August 27, 1999
Syndicated columnist Mark Shields and Weekly Standard writer Matthew Rees discuss the Waco standoff investigation and Election 2000.
MARGARET WARNER: For our end-of-the week political analysis, we turn to syndicated columnist Mark Shields, and the Weekly Standard's Matthew Rees, sitting in tonight for Paul Gigot.
Mark, yesterday Attorney General Reno went before the cameras and said she reversed six years of denials. She said the FBI, she had been told, had used incendiary flame-causing devices on the final day of the Waco standoff. What do you think is going to be the fallout from this?
|An antigovernment sentiment?|
MARK SHIELDS: Well, I think the fallout, Margaret, reinforces and validates cynicism - it widens alienation from the federal government. It was a Republican president, Teddy Roosevelt, who said at the end of the century that the government is us, you and I. Boy, that spirit is certainly not obtaining in the land. And you almost get the feeling that, you know, the black helicopter crowd may have something. You know, paranoids who, at the fringes, recruiting for militias are going to have a field day as a consequence of this.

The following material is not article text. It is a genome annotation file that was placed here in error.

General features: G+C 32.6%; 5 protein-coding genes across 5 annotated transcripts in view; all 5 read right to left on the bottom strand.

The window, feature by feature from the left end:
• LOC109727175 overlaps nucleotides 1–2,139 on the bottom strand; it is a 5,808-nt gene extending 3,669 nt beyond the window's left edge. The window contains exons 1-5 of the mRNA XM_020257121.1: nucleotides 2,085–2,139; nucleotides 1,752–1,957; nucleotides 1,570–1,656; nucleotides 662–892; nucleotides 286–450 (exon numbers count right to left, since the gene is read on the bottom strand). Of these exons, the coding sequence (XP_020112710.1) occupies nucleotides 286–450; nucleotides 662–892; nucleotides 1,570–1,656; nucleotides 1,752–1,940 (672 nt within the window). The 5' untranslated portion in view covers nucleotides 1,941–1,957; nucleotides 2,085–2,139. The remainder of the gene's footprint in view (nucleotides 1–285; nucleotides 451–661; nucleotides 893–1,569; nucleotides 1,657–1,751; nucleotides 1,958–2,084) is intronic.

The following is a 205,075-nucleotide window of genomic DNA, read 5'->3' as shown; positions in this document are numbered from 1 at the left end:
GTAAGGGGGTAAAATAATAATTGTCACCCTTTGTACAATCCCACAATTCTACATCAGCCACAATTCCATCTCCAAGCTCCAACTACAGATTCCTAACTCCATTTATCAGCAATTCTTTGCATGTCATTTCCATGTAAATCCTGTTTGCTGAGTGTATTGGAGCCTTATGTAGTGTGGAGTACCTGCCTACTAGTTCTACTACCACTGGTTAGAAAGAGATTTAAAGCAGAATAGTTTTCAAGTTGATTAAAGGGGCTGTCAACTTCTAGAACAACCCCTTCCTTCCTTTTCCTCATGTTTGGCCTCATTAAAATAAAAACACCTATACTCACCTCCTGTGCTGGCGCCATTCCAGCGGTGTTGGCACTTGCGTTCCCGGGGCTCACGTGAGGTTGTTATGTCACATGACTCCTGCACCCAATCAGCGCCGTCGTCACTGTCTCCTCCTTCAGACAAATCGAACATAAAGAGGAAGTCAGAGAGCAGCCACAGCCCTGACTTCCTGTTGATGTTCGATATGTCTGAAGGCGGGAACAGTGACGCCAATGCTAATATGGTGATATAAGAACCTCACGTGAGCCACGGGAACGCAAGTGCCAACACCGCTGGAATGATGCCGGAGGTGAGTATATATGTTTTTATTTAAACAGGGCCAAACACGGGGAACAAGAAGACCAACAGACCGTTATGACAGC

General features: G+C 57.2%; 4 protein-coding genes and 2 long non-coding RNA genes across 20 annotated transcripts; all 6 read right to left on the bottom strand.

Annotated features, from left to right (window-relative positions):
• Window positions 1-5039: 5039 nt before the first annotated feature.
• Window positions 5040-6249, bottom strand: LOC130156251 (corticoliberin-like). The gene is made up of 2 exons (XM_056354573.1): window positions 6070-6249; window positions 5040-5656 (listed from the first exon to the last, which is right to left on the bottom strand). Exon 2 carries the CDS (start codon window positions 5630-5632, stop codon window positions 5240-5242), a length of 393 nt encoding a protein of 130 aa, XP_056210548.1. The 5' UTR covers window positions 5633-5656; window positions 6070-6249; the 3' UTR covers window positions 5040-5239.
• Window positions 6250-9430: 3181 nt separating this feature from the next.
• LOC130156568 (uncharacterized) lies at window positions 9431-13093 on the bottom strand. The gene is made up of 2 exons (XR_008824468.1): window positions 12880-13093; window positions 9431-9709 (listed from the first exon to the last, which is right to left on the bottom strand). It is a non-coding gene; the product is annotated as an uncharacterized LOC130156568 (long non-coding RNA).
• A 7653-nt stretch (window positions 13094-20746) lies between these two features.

MARGARET WARNER: Because Waco really was a major event in fueling this antigovernment sentiment, wasn't it?
MATTHEW REES: Oh, yeah, it certainly was. And I think that this will confirm a lot of their suspicions. And I think there are two ways of looking at this. There is that this was an innocent mistake and that she was simply duped by her subordinates and then the more cynical interpretation that she has created an environment in the Justice Department where these sorts of evasions happen on a regular basis. And you've seen that certainly in some of the campaign finance investigations, in the Wen Ho Lee matter. And she has, as she herself acknowledged yesterday, a real credibility problem.